Broadway Musicals: A Jewish Legacy


Credit: Athena

“Jewish composers and lyricists created the Broadway musical.  Along with a handful of other talents like George M Cohan and Cole Porter, they fashioned a new, quintessentially American art form.”  So says Barbara Brilliant, Creator and Executive Producer of Broadway Musicals:  A Jewish Legacy, a documentary which was screened by the PBS television network in the United States in January, and which has just become available on DVD.  Produced, written and directed by Michael Kantor, this is the first documentary film to explore the phenomenal contribution to the Broadway musical made by Jewish Americans between 1920 and 1970.


Lena Horne in ‘Showboat’
Credit: Athena

This fascinating film, narrated by Tony® and Academy Award® winner, Joel Grey, tells the story of “a small group of songwriters who created such a powerful art form that it has resonated for generations”, says Barbara Brilliant.  “America changed the Jews, and Jews changed America …. for good.”  The documentary looks at the lead taken in the creation of the Broadway musical by Jewish composers and lyricists, and features the work of legendary figures such as Irving Berlin, Jerome Kern, George and Ira Gershwin, Lorenz Hart, Richard Rodgers, Oscar Hammerstein II, Leonard Bernstein and Stephen Sondheim.

Providing a unique, engaging and often humorous insight into the Jewish contribution to the golden age of Broadway, this documentary features interviews with composers and celebrities including Sheldon Harnick, Stephen Schwartz, Harold Prince, Arthur Laurents, Charles Strouse, Mel Brooks, and Michael Tilson Thomas, Music Director of the San Francisco Symphony, whose grandparents were pioneers of the American Yiddish theater.

One delightful anecdote comes from Leonard Bernstein’s daughter, Jamie.  Bernstein’s father was apparently devastated that his son would want to become a musician instead of inheriting the family business, the Samuel J Bernstein Hair Company in Boston.  When asked, much later, by a journalist whether it was true that he’d refused to pay for his son’s piano lessons so as not to encourage him, he replied:  “Well how was I supposed to know he’d turn out to be Leonard Bernstein?”.


Irving Berlin
Credit: Athena

The film also delves into the question as to why Jewish songwriters and lyricists were so successful in creating what Michael Kantor describes as “a uniquely American art form with the Broadway musical”.  As composer Maury Yeston says, “You cannot simply say there is one monolithic style or element to Jewish music that affects Broadway.  There are numerous incredibly important musical streams.”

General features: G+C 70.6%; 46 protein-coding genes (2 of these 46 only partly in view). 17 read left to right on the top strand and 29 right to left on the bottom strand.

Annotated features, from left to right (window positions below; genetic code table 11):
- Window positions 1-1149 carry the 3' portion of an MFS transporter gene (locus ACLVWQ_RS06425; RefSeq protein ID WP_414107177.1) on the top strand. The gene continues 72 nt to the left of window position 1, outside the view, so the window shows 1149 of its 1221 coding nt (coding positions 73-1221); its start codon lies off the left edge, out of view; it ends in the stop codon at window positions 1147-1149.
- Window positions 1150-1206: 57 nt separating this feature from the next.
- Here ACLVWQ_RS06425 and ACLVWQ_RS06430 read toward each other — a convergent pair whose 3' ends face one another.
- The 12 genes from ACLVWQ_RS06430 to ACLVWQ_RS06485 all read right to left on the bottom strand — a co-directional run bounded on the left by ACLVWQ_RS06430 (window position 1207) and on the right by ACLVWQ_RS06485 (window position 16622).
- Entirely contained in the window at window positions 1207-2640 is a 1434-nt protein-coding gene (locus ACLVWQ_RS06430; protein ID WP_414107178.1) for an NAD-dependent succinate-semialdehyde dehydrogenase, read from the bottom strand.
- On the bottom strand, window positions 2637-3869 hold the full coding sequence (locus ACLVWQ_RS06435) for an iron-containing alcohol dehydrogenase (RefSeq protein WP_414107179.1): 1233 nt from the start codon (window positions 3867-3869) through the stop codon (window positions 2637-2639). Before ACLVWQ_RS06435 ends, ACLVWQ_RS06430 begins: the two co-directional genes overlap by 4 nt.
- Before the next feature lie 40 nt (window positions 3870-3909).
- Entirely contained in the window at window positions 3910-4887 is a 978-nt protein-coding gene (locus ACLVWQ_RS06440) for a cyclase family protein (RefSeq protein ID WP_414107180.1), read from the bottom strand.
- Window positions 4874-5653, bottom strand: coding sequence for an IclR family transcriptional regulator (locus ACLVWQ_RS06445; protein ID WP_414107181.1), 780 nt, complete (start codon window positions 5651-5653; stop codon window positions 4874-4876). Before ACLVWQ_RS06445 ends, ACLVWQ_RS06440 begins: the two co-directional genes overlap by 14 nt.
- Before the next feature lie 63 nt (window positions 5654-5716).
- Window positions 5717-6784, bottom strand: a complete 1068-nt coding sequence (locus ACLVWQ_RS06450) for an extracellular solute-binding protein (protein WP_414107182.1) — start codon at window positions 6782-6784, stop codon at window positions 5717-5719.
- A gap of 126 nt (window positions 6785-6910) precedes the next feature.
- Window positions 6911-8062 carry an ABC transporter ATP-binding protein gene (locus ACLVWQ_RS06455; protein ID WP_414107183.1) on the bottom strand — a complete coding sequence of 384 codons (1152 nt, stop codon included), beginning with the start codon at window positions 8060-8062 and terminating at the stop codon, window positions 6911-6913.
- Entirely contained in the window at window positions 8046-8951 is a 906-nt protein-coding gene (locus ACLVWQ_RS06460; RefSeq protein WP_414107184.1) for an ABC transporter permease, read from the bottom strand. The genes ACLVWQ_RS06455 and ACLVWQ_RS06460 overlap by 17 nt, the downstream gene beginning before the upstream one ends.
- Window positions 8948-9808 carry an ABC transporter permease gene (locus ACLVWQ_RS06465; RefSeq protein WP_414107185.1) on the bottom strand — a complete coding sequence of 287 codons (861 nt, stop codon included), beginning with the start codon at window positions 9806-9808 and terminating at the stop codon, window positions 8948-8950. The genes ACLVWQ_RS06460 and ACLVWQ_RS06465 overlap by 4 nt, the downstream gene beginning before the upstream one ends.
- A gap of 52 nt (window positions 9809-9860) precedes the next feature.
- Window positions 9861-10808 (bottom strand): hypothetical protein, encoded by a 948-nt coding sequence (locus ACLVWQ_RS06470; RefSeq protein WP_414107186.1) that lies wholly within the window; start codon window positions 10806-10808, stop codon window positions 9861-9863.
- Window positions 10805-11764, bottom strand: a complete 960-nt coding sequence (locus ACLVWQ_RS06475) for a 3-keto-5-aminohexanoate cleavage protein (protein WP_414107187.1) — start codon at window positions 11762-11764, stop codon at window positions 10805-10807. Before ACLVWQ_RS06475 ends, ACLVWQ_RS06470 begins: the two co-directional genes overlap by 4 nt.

Whatever it was that gave rise to this phenomenon, the film is an entertainment in itself – as captivating as any of the shows which it features – productions such as Showboat, Porgy and Bess, On Your Toes, Oklahoma, Carousel, South Pacific, Annie, Cabaret, West Side Story, Gypsy, Fiddler on the Roof, Funny Girl, On the Town – some of which are a reminder that the Jewish contribution to Broadway came not only from composers and lyricists.  West Side Story, Gypsy, Fiddler on the Roof, Funny Girl, and On the Town, for example, owe their existence to the creative genius of choreographer and director, Jerome Robbins, the son of  Jewish immigrants.


Barbra Streisand in ‘Funny Girl’
Credit: Athena

This two-disc DVD set from Athena includes a bonus disc with three hours of additional interview clips and performances, and a 16-page viewer’s guide featuring reflections on Jewish Broadway, with an introduction by Barbara Brilliant, and a biography of narrator, Joel Grey.  It’s available in North America only at present, and we’re awaiting information on an international release.  At present it can be ordered from Acorn Online  as of today, May 7th.


And, right on cue, the New York City Center opens a production of Richard Rodgers and Lorenz Hart’s On Your Toes tomorrow, May 8th.  This show, featuring an unlikely combination of gangsters, vaudeville and classical ballet, first appeared on the stage of the Imperial Theatre on April 11th, 1936, and ran for 315 performances.  It was the first musical to successfully integrate classical ballet into the Broadway musical format, and the first show to credit a “choreographer”- George Balanchine in this case – as opposed to “dance maker”.

This latest production is directed and choreographed by Warren Carlyle, and included in the cast are principal dancers Irina Dvorovenko (American Ballet Theater) and Joaquin De Luz (New York City Ballet).  Songs include Glad to be Unhappy, There’s A Small Hotel and Balanchine’s legendary ballet Slaughter on Tenth Avenue.

New York City Center Encores!  has presented 57 musical productions since its founding in 1994, for an audience of more than half a million people. This series celebrates the rarely heard works of America’s most important composers and lyricists. Each season, Encores! gives three wonderful scores the chance to be heard as their creators originally intended. Each production is a whirlwind, put together with just eight days of rehearsals, one day of dress rehearsal and seven performances. The cast is backed by the Encores! Orchestra, often more than 30 players strong.

For more information on this production of On Your Toes, visit the New York City Center website.


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